Senator Carl Levin (D-Mich.) and 13 other Senate Democrats introduced legislation on May 20th that would significantly reduce the ability of U.S. companies to expatriate. The Stop Corporate Inversions Act of 2014 would generally enact President Obama’s budget proposal targeting corporate inversions (see our prior post) by reducing from 80% to 50% the post-inversion ownership threshold for treating a foreign corporation as domestic. Sen. Levin’s brother, Congressman Sandy Levin (D-Mich.) introduced companion legislation in the House of Representatives.
Under current law, an inversion transaction generally involves the acquisition by a foreign corporation of substantially all of the properties of a domestic corporation, if the shareholders of the domestic acquired corporation receive at least 80% of the vote or value of the foreign acquiring corporation’s stock in that transaction. In such a case, section 7874 causes the foreign acquiring corporation to be treated as a domestic corporation for U.S. tax purposes. If, following the transaction, the former shareholders of the domestic corporation hold 60% to 80% of the interests in the acquiring corporation, the foreign acquiring corporation is not treated as a domestic corporation, but there are certain limitations on its ability to uses losses and deductions to offset its U.S. taxable income over a ten-year period following the transaction.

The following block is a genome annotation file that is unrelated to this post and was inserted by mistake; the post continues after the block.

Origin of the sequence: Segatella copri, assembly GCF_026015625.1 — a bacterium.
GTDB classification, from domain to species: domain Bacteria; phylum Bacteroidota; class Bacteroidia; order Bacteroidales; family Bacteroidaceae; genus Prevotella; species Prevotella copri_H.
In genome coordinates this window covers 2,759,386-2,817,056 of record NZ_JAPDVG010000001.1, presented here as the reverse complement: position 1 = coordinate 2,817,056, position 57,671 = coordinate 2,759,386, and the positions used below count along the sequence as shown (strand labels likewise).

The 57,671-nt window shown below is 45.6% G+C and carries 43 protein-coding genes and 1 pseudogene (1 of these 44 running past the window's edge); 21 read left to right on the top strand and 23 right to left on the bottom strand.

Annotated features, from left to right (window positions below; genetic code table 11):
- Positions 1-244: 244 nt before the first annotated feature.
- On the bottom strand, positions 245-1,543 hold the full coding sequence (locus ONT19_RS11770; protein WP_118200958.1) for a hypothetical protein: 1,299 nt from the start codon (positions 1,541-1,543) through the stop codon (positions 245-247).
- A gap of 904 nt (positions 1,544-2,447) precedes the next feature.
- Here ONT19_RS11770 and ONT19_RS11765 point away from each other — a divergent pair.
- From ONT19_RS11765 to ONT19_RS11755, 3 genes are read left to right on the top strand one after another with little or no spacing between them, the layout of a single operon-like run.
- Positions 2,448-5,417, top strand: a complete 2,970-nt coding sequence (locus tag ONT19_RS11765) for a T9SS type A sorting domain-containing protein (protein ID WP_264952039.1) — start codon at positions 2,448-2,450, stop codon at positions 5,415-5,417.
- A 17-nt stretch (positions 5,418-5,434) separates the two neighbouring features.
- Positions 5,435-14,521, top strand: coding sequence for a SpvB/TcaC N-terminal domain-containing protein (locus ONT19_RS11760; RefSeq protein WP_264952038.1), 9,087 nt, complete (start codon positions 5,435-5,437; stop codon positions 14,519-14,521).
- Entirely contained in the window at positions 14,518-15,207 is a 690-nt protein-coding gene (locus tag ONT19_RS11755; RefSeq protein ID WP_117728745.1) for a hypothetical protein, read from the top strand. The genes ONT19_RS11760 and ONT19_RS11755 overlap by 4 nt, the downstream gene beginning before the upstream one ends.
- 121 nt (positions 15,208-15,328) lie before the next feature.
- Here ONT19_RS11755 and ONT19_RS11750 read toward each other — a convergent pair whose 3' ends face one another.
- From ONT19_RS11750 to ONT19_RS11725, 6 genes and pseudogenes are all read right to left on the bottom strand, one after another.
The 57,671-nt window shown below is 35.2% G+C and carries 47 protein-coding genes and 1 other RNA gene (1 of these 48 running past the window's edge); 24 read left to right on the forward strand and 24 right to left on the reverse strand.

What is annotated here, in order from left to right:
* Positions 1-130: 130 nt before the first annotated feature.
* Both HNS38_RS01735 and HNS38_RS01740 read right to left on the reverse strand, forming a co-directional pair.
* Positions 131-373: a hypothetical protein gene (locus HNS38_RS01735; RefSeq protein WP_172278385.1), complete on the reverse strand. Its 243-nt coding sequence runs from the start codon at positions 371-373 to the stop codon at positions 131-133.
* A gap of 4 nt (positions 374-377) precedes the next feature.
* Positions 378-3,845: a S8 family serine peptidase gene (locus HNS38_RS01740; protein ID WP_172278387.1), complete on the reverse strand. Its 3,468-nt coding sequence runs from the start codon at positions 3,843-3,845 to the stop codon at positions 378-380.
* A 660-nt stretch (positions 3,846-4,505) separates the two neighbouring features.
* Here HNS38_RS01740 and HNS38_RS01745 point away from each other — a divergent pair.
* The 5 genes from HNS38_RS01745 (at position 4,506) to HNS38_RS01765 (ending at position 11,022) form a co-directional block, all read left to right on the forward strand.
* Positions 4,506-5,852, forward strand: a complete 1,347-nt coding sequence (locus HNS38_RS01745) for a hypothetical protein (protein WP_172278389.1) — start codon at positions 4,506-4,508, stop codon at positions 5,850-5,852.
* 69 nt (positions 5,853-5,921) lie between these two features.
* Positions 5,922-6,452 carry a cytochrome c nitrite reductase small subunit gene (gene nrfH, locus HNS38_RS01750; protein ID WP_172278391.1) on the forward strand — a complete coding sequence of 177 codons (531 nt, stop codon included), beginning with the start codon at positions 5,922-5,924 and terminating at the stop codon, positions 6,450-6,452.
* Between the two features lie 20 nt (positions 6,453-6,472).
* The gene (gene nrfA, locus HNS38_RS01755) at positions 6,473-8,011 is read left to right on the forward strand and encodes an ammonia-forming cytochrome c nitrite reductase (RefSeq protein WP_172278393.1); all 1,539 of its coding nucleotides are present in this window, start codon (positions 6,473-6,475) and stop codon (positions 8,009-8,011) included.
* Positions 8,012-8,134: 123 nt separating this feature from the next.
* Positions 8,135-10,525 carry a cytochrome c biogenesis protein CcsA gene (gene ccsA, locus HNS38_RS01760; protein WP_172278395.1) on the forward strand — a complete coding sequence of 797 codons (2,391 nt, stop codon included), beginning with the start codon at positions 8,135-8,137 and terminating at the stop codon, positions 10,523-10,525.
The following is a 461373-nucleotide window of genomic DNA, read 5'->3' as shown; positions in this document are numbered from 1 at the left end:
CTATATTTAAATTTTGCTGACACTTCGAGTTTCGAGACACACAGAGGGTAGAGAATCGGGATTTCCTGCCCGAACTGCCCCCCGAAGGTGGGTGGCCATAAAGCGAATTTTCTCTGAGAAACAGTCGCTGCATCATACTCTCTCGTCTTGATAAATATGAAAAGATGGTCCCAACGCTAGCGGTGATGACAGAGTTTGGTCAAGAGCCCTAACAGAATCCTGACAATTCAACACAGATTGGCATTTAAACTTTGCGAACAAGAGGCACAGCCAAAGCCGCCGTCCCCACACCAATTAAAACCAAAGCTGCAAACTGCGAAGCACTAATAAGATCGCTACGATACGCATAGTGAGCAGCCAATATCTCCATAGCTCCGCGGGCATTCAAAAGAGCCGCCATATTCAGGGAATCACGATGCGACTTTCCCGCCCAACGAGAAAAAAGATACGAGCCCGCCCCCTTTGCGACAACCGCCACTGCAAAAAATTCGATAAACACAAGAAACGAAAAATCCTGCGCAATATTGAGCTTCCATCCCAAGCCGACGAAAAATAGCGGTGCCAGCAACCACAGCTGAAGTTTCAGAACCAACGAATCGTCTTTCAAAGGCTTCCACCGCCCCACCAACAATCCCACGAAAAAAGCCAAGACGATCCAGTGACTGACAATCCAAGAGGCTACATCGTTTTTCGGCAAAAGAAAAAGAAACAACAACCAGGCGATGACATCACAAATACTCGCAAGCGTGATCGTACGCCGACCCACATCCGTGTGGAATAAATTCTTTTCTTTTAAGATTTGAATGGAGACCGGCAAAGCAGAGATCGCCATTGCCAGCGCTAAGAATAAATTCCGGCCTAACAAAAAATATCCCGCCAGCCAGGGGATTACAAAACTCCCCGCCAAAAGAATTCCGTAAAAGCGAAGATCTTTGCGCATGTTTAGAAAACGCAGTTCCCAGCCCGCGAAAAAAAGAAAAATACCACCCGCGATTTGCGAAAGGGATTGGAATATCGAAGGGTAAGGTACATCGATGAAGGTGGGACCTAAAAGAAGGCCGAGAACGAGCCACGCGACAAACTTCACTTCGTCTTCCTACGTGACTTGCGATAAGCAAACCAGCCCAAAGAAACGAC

Under the legislation, if former shareholders of the domestic corporation own more than 50% of the foreign acquiring corporation following the transaction, then the foreign corporation would be treated as a domestic corporation. Further, even if the former shareholders of the domestic corporation own less than 50% of the foreign acquiring corporation, the foreign corporation will treated as domestic if it is managed and controlled primarily in the United States and has significant domestic business activities.
The legislation would be retroactive to May 8, 2014, but would expire in two years.
The legislation follows Senator Ron Wyden (D-Ore.) dramatically writing in the Wall Street Journal that he would push to lower the ownership threshold to 50% retroactive to May 8th, the day before his op-ed was published (read the Wall Street Journal op-ed). But, on May 20, Sen. Wyden said that he would push the change in the context of tax reform, and not as a stand along bill. (see Tax Notes)
Ironically, the day before the Levin’s introduced their legislation, the merger which likely spurred the legislative activity may have died. It had been widely reported that Pfizer would expatriate to England if and when it acquired AstraZeneca, but on May 19th, AstraZeneca reportedly rejected Pfizer’s “final offer.” (see New York Times coverage)
Read the summary of Sen. Levin’s bill